The world’s fastest jetsuit is making human flight a reality - and could save lives

A pilot tests Gravity Industry's engine-powered jetsuit.
A pilot tests Gravity Industry's engine-powered jetsuit. Copyright Red dot media and Drift Limits
By Aisling Ní Chúláin
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Like something out of a sci-fi thriller, the jetsuit made by Gravity Industries is already being trialled in rescue missions and military exercises.


Anyone who grew up imagining a future of flying cars, hoverboards and holograms might look around a little disappointed with the current crop of tech gadgets that have come to populate our lives.

For one thing, in defiance of childhood fantasies everywhere, none of them can make us fly.

But that is set to change.

Richard Browning, the founder of Gravity Industries, has taken it upon himself to extract the humble jetsuit from its sci-fi origins and create an impressive functional prototype for real world uses.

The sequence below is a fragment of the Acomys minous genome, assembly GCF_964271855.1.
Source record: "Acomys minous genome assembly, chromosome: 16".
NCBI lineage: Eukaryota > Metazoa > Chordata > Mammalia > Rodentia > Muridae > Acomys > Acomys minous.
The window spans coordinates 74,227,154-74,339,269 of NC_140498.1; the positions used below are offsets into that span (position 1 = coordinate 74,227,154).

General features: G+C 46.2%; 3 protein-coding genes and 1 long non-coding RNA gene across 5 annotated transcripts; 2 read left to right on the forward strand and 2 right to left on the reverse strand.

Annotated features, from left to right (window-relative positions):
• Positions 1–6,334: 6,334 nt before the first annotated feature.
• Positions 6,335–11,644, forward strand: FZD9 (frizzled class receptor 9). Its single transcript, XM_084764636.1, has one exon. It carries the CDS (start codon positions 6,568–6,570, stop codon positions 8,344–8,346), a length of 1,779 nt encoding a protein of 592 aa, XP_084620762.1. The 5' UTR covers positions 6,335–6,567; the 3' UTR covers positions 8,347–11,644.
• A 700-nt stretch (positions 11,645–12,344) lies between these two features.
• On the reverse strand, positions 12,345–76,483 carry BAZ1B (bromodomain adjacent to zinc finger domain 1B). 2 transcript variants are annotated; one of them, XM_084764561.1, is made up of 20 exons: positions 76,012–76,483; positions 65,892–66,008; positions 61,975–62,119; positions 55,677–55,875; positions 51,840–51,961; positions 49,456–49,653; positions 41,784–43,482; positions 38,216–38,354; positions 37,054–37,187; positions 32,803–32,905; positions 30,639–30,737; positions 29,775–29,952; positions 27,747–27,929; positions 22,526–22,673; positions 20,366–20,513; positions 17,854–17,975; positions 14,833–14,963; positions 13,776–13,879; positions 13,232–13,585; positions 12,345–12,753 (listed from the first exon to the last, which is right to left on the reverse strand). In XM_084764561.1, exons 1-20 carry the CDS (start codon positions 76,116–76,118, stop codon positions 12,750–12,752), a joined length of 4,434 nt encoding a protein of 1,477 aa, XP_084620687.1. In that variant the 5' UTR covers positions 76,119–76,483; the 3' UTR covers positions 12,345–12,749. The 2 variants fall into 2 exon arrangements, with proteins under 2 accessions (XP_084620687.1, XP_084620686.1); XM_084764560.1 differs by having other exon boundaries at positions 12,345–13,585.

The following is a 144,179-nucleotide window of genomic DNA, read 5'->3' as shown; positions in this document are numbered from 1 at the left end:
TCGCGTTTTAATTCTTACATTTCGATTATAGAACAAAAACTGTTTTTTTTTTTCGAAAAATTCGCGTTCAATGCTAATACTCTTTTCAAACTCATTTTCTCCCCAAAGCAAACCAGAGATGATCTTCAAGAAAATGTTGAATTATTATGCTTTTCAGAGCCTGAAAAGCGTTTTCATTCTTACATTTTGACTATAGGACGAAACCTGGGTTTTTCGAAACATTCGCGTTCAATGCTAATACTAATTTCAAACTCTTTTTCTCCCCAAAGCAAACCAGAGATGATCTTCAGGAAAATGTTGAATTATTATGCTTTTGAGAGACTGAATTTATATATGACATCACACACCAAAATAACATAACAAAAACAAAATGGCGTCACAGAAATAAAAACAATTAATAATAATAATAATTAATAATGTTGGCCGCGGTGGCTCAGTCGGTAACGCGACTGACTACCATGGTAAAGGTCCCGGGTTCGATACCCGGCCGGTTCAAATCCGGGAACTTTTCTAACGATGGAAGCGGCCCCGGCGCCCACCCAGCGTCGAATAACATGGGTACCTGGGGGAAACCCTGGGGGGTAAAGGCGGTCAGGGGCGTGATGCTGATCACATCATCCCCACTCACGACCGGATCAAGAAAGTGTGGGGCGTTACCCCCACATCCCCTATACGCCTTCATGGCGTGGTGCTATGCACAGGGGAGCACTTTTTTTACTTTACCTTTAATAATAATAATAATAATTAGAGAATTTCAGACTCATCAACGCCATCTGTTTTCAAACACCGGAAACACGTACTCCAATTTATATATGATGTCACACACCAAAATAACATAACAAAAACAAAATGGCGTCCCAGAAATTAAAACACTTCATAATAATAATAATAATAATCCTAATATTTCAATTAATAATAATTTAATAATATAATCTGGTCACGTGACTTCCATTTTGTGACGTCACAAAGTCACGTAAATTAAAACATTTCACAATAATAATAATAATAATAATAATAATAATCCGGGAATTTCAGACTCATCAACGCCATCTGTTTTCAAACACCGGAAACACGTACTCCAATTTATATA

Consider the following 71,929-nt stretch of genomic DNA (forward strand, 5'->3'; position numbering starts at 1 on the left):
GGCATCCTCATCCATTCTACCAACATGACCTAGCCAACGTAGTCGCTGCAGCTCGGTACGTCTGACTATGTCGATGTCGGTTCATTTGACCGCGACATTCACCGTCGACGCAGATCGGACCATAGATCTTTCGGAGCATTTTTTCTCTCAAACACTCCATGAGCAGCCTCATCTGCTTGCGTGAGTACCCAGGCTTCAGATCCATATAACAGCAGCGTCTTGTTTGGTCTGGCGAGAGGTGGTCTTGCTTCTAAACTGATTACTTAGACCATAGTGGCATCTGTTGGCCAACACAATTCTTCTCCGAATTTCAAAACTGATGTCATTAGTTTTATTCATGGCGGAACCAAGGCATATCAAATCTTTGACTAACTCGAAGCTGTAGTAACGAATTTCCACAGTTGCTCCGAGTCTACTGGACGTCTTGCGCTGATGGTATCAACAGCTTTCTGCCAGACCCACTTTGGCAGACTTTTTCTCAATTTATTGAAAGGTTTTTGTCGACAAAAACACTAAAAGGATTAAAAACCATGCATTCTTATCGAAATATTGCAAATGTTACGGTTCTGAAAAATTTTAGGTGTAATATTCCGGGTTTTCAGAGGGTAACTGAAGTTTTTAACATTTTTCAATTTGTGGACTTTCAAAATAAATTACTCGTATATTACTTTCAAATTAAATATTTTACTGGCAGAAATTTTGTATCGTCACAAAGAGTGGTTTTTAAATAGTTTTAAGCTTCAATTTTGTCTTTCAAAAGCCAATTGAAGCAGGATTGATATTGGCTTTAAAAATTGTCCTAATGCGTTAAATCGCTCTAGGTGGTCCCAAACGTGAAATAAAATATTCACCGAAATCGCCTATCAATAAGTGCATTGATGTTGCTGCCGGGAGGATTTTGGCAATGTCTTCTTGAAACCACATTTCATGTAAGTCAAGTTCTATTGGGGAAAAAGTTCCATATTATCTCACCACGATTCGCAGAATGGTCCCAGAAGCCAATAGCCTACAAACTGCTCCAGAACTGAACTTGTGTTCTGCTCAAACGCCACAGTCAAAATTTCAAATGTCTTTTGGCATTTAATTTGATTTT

Browning’s jetsuit relies on two mini fuel-powered jet engines on each arm and one larger jet carried on the back to propel both pilot and gear off the ground.

The suit when fully fuelled weighs in at about 30 kilos and can travel at speeds of up to 136 km/hr.

So far, it has been tested by the UK’s Royal Marines in a military exercise to see whether the suits could be employed to intercept and board hostile ships.

It has also been trialled last year by the UK’s Great North Air Ambulance Service as a faster, more efficient method of mountain rescue.

To see the suit in action and an interview with its creator, watch the video in the media player above.

Watch the video in the media player above for more on this story.

Video editor • Aisling Ní Chúláin

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